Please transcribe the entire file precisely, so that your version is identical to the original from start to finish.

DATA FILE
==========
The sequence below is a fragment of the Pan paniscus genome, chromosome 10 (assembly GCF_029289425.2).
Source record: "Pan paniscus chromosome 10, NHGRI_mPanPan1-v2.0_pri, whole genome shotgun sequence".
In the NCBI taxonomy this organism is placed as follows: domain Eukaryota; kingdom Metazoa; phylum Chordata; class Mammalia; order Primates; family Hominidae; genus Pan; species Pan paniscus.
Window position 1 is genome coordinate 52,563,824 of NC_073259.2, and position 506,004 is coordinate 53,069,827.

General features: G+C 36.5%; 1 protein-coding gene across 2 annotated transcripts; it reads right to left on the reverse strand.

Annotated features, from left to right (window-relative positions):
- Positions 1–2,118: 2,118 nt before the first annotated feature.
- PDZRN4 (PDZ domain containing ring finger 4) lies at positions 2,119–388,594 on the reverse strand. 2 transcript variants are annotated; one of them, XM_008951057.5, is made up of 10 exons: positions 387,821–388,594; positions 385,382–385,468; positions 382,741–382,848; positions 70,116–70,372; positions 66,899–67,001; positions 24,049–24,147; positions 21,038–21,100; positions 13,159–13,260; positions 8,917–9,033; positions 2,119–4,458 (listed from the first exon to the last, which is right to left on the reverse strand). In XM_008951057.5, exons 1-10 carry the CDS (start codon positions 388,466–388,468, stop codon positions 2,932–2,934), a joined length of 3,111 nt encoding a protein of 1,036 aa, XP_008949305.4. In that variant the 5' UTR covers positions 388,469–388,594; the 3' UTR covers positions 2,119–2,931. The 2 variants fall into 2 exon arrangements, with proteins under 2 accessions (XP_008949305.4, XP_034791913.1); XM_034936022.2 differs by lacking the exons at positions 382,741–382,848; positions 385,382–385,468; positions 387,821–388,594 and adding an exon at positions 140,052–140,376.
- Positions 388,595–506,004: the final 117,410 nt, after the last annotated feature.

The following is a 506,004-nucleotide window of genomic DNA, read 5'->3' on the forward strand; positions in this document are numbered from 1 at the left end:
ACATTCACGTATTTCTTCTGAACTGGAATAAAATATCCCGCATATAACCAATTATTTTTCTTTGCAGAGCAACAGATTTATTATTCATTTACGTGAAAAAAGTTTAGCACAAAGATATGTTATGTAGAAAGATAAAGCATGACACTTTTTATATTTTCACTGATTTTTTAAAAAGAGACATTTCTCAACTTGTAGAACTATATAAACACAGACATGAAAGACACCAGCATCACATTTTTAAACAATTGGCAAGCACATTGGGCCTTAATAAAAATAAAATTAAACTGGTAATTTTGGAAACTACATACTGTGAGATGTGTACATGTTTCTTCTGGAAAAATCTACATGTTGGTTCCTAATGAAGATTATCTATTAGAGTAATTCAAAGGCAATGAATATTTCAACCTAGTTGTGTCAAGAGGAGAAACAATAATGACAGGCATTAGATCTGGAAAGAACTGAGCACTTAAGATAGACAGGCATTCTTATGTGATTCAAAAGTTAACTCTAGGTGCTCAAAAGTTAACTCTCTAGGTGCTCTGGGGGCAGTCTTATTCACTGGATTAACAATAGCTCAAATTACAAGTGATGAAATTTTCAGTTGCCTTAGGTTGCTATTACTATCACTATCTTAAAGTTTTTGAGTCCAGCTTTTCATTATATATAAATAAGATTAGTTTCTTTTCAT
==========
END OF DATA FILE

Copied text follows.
The sequence below is a fragment of the Pan paniscus genome, chromosome 10 (assembly GCF_029289425.2).
Source record: "Pan paniscus chromosome 10, NHGRI_mPanPan1-v2.0_pri, whole genome shotgun sequence".
In the NCBI taxonomy this organism is placed as follows: domain Eukaryota; kingdom Metazoa; phylum Chordata; class Mammalia; order Primates; family Hominidae; genus Pan; species Pan paniscus.
Window position 1 is genome coordinate 52,563,824 of NC_073259.2, and position 506,004 is coordinate 53,069,827.

General features: G+C 36.5%; 1 protein-coding gene across 2 annotated transcripts; it reads right to left on the reverse strand.

Annotated features, from left to right (window-relative positions):
- Positions 1–2,118: 2,118 nt before the first annotated feature.
- PDZRN4 (PDZ domain containing ring finger 4) lies at positions 2,119–388,594 on the reverse strand. 2 transcript variants are annotated; one of them, XM_008951057.5, is made up of 10 exons: positions 387,821–388,594; positions 385,382–385,468; positions 382,741–382,848; positions 70,116–70,372; positions 66,899–67,001; positions 24,049–24,147; positions 21,038–21,100; positions 13,159–13,260; positions 8,917–9,033; positions 2,119–4,458 (listed from the first exon to the last, which is right to left on the reverse strand). In XM_008951057.5, exons 1-10 carry the CDS (start codon positions 388,466–388,468, stop codon positions 2,932–2,934), a joined length of 3,111 nt encoding a protein of 1,036 aa, XP_008949305.4. In that variant the 5' UTR covers positions 388,469–388,594; the 3' UTR covers positions 2,119–2,931. The 2 variants fall into 2 exon arrangements, with proteins under 2 accessions (XP_008949305.4, XP_034791913.1); XM_034936022.2 differs by lacking the exons at positions 382,741–382,848; positions 385,382–385,468; positions 387,821–388,594 and adding an exon at positions 140,052–140,376.
- Positions 388,595–506,004: the final 117,410 nt, after the last annotated feature.

The following is a 506,004-nucleotide window of genomic DNA, read 5'->3' on the forward strand; positions in this document are numbered from 1 at the left end:
ACATTCACGTATTTCTTCTGAACTGGAATAAAATATCCCGCATATAACCAATTATTTTTCTTTGCAGAGCAACAGATTTATTATTCATTTACGTGAAAAAAGTTTAGCACAAAGATATGTTATGTAGAAAGATAAAGCATGACACTTTTTATATTTTCACTGATTTTTTAAAAAGAGACATTTCTCAACTTGTAGAACTATATAAACACAGACATGAAAGACACCAGCATCACATTTTTAAACAATTGGCAAGCACATTGGGCCTTAATAAAAATAAAATTAAACTGGTAATTTTGGAAACTACATACTGTGAGATGTGTACATGTTTCTTCTGGAAAAATCTACATGTTGGTTCCTAATGAAGATTATCTATTAGAGTAATTCAAAGGCAATGAATATTTCAACCTAGTTGTGTCAAGAGGAGAAACAATAATGACAGGCATTAGATCTGGAAAGAACTGAGCACTTAAGATAGACAGGCATTCTTATGTGATTCAAAAGTTAACTCTAGGTGCTCAAAAGTTAACTCTCTAGGTGCTCTGGGGGCAGTCTTATTCACTGGATTAACAATAGCTCAAATTACAAGTGATGAAATTTTCAGTTGCCTTAGGTTGCTATTACTATCACTATCTTAAAGTTTTTGAGTCCAGCTTTTCATTATATATAAATAAGATTAGTTTCTTTTCAT